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My son does school with mom in the morning for 30-60 minutes during which time I take care of our daughter. We go downstairs to not be a distraction.

I've been putting podcasts on in the background that are honestly more for me but still family friendly. I figure the additional exposure to speaking might help language development but got to wondering today if there is something else I could put on that might help my daughter more. Would putting classical music on be more beneficial? Are there other background things I could put on that would be most beneficial while we play?

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    The most beneficial thing you can do is to interact with her directly. Nothing comes even close to personal interaction when it comes to development. If you're actually interacting with her, pick the background you like. Watching her while she plays is not the same. – anongoodnurse Mar 27 at 19:27
  • Oh of course. It's all direct interaction. I'm just wondering what is most beneficial in the background. – Dason Mar 27 at 20:27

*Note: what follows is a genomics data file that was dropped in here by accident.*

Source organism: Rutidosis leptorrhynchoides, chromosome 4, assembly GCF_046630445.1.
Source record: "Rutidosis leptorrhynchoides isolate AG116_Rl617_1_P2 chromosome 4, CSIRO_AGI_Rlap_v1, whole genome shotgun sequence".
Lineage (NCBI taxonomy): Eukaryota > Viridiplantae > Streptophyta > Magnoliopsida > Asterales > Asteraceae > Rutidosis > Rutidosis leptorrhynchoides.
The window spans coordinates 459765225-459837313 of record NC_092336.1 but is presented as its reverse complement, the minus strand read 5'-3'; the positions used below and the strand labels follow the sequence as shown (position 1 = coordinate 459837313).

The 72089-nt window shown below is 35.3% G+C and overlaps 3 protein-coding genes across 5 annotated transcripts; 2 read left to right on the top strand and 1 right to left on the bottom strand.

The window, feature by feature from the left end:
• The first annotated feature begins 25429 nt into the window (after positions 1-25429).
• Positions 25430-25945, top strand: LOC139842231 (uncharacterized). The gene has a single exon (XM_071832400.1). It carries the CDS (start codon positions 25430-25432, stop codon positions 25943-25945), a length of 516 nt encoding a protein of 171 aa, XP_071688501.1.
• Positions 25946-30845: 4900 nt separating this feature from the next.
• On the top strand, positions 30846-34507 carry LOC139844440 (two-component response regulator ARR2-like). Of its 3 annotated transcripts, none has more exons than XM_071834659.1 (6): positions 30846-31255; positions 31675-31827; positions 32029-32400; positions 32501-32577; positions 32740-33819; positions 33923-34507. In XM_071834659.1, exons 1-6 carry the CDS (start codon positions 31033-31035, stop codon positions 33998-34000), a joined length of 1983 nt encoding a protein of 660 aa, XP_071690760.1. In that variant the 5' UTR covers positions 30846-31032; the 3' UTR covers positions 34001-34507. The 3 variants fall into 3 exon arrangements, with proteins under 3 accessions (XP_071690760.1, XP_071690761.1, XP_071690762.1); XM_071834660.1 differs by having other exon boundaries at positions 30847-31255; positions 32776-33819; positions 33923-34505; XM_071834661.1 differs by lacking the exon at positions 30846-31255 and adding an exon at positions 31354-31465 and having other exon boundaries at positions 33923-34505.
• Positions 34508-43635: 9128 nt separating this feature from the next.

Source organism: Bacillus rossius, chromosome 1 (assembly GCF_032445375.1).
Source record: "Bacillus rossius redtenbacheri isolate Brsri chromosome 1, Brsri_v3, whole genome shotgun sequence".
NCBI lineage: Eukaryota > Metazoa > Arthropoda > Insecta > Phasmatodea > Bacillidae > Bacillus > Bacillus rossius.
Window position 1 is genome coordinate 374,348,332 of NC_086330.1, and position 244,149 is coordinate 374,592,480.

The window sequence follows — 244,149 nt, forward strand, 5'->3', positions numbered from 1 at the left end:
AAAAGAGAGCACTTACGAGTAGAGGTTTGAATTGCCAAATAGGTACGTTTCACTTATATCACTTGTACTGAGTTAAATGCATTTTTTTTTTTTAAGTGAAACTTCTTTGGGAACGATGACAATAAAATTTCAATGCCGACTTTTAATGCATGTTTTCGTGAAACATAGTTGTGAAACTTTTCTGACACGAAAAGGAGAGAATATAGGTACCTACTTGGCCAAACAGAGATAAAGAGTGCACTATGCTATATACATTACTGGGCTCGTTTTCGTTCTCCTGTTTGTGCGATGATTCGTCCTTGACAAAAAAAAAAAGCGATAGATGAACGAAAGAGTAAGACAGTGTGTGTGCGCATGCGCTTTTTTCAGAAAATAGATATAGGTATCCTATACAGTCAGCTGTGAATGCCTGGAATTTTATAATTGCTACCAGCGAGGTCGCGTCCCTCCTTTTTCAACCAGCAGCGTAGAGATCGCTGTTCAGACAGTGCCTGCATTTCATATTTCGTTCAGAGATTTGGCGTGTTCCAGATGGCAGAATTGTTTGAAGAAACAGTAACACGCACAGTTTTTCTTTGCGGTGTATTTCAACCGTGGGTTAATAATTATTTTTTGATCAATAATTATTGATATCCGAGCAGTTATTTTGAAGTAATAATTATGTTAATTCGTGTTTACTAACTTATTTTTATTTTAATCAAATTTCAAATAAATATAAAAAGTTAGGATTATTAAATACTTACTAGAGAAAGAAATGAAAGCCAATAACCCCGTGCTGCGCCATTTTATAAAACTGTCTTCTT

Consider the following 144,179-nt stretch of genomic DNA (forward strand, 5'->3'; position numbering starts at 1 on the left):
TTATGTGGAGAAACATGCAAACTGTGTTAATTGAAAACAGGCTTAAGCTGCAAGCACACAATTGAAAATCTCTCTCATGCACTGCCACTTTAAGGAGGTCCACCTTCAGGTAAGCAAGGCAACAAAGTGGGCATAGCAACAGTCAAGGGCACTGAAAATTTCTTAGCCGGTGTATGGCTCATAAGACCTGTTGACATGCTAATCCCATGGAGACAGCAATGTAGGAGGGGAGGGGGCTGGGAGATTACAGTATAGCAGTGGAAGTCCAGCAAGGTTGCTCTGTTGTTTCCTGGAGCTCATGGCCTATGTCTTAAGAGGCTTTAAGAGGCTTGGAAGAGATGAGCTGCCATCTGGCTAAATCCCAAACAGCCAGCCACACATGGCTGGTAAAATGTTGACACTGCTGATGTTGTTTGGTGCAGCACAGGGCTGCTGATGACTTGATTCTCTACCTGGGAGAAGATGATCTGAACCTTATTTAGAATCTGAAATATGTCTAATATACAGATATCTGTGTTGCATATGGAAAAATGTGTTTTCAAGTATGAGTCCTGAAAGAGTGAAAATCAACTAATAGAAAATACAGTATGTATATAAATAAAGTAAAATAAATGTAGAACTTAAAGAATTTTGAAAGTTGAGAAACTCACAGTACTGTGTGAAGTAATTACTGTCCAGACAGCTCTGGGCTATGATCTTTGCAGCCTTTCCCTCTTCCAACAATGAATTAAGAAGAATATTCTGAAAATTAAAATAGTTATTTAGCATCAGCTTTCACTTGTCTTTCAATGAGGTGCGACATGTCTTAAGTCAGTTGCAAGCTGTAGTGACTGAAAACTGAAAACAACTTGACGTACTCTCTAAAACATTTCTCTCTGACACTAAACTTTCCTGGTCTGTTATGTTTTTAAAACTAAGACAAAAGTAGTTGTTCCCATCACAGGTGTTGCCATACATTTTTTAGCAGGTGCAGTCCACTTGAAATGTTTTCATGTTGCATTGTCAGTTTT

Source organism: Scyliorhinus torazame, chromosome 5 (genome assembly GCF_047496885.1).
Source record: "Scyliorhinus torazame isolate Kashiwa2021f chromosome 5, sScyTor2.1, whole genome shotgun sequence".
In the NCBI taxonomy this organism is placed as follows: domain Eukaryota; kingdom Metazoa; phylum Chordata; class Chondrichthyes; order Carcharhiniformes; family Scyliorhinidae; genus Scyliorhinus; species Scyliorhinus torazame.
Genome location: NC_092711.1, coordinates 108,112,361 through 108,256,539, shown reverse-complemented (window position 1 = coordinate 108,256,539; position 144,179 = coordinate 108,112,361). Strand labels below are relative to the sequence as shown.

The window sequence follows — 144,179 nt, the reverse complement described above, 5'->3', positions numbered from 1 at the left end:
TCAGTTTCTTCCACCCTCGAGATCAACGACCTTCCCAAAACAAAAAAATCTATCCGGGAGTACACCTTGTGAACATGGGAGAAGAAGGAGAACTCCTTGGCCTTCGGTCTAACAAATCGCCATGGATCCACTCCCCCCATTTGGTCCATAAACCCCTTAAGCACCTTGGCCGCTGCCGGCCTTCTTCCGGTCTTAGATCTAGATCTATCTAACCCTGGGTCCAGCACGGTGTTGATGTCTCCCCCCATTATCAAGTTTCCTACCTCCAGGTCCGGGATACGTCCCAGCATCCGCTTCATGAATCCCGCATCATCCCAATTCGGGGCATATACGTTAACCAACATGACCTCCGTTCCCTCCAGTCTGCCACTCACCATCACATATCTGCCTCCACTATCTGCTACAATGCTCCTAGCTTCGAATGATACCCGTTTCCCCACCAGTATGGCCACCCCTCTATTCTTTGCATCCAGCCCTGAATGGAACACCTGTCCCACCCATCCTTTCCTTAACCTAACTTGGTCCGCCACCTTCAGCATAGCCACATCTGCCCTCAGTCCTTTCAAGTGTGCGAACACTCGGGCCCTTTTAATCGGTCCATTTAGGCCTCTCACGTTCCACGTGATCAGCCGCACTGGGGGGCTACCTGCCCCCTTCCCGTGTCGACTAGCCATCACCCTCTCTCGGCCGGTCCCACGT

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    Is there a reason you feel you must have something on in the background? If anything, it's probably just a distraction rather than 'optimising' her development or something. Related: it's a myth that playing classical music to children makes them more intelligent. – BadHorsie Apr 26 at 14:08
  • @BadHorsie It's probably more for me than it is for her but if I'm going to have something on I was just wondering if there is a better/best option. – Dason Apr 26 at 14:35
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I suggest a podcast. Kids need to feel to be talked to while they are developing a sense of interaction. Music is nice for sleep and peace but not as much for growth and development.

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  • Unfortunately a podcast does not equal talking to a kid. If anything it might diminish their sense of conversation as exchange. However, if there's a lot of banter between two hosts it could be OK for reinforcing turn-taking. – Luke Sawczak May 23 at 12:54
  • What I refer to here is podcast is better than music because it helps relate to the real sense of communication when compared to music. – Nikita Agrawal May 24 at 13:06

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